Last week, the High Court of Australia (Australia's highest
court) heard each of the appeals of Betfair and Sportsbet in
respect of the findings of the Full Federal Court last
Both cases will require a determination by the High Court as to
whether section 92 of the Australian Constitution prevents Racing
New South Wales from levying a fee of 1.5 per cent of turnover
under its race fields regime.
Betfair's position is that the use of turnover as a
benchmark for the calculation of race fields fees is discriminatory
and designed to protect local operators, primarily TAB Ltd (the
operator of the NSW totalisator).
Sportsbet had initially argued that the entire legislative
scheme is invalid but our understanding is that this argument has
been narrowed and that Sportsbet is now submitting that the
turnover fee is invalid because of arrangements between Racing New
South Wales, TAB Ltd and NSW bookmakers that mean NSW operators are
protected from the impact of the fee.
In its appeal, Betfair argues that the trial judge was incorrect
in stating that Betfair had to show that the discrimination imposed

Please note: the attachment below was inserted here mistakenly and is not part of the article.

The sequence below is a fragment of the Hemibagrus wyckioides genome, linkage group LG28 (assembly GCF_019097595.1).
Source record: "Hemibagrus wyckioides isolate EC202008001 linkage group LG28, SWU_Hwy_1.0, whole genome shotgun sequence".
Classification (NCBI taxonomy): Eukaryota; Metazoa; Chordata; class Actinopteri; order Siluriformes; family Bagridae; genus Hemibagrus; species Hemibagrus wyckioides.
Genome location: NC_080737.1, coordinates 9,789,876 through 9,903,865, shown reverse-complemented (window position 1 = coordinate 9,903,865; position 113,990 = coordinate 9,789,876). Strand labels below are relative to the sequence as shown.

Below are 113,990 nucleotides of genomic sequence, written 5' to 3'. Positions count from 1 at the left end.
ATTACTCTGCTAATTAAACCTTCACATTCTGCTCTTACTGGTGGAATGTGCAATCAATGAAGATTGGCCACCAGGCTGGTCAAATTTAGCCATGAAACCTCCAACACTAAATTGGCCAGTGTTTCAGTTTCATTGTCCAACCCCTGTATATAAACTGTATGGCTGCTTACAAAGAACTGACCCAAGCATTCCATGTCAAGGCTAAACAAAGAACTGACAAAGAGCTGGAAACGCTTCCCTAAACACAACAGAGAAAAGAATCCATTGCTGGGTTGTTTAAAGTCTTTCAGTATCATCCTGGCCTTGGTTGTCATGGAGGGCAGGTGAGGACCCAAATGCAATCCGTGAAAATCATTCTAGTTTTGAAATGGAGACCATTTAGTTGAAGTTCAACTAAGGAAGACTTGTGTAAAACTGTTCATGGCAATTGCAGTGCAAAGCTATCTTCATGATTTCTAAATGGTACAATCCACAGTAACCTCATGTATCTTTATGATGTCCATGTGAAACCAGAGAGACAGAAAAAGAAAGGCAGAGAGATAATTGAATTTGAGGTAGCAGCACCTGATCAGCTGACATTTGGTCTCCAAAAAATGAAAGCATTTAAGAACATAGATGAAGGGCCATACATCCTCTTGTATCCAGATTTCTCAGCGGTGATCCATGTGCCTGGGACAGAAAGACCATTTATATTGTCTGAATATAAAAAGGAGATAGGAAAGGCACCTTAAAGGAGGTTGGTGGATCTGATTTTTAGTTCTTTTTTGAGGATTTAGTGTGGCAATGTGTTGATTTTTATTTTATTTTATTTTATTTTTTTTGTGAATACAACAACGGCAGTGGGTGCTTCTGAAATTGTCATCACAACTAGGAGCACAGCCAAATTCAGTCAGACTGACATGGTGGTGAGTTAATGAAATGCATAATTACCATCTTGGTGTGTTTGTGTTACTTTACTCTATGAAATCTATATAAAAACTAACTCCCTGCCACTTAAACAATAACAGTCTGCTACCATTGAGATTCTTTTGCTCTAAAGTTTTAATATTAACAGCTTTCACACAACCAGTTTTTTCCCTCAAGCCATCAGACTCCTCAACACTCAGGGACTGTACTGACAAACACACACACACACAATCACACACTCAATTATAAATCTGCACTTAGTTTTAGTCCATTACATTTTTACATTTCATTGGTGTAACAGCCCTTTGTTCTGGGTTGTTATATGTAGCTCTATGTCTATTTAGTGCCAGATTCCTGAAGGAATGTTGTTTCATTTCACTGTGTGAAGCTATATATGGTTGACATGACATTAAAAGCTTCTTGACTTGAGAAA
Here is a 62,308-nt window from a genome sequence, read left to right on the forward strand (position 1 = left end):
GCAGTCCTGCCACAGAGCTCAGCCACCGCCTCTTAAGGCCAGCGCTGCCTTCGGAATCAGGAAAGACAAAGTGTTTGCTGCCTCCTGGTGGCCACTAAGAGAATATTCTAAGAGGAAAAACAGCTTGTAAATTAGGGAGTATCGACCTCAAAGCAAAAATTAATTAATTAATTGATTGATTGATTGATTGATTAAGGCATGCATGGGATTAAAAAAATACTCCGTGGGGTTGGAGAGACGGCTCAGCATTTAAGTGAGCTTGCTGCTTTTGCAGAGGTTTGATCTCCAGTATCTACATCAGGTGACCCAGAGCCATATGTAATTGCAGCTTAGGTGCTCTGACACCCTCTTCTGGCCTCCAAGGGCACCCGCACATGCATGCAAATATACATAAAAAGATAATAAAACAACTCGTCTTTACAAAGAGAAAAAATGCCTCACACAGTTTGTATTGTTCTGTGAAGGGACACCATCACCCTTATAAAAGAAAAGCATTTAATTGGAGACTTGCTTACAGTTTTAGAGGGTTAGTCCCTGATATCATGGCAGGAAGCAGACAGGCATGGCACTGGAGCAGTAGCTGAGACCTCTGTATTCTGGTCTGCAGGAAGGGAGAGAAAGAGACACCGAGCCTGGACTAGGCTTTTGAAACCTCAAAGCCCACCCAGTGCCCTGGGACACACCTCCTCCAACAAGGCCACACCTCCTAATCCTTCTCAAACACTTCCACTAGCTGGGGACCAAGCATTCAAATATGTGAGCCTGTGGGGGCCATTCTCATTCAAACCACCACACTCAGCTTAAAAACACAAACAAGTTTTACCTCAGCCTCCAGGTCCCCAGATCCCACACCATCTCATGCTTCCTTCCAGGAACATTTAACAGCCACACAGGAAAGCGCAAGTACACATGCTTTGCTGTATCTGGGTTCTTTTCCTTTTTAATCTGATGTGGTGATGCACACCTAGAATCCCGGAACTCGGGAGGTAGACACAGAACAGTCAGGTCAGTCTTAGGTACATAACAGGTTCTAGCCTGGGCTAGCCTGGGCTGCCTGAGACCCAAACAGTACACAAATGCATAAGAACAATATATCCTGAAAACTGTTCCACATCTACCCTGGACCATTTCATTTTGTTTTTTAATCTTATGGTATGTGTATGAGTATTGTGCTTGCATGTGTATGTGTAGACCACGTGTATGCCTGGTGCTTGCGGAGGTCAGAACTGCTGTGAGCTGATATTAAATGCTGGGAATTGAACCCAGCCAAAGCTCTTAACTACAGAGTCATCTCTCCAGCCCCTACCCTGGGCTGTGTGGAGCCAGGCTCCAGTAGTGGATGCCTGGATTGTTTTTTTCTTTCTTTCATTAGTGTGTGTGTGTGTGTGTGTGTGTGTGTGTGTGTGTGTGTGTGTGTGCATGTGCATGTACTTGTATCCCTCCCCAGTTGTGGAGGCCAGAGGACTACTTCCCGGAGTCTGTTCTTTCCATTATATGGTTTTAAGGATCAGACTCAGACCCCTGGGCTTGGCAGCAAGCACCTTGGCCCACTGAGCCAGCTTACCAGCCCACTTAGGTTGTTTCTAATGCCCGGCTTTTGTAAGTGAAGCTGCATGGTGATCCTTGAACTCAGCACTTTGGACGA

by the turnover fee was protectionist when there was already
evidence that it was vastly discriminatory in terms of cost.
Sportsbet argues in its appeal that the decision of the Full
Federal Court (which overturned the trial judge's decision in
Sportsbet's favour) was incorrect because it analysed the
imposition of the fee and the relief granted to NSW operators as
two separate actions rather than a "package of measures"
that must be looked at together.
The impact of the decision on the race fields regime, and other
legislative provisions, in each Australian State and Territory
which restrict the operations of interstate licensed bookmakers is
potentially considerable. It will be of particular interest whether
the High Court is prepared to expand on the principles it
enunciated in the original 2008 Betfair case.2 Also, the
decision is likely to affect significantly the outcome of any
appeal relating to the Betbox decision (see below).
We will inform you of the decision which we expect to be handed
down later this year or early 2012.
This was an interlocutory decision about the appointment of a tutor for the child appellant, to carry on his proceedings.
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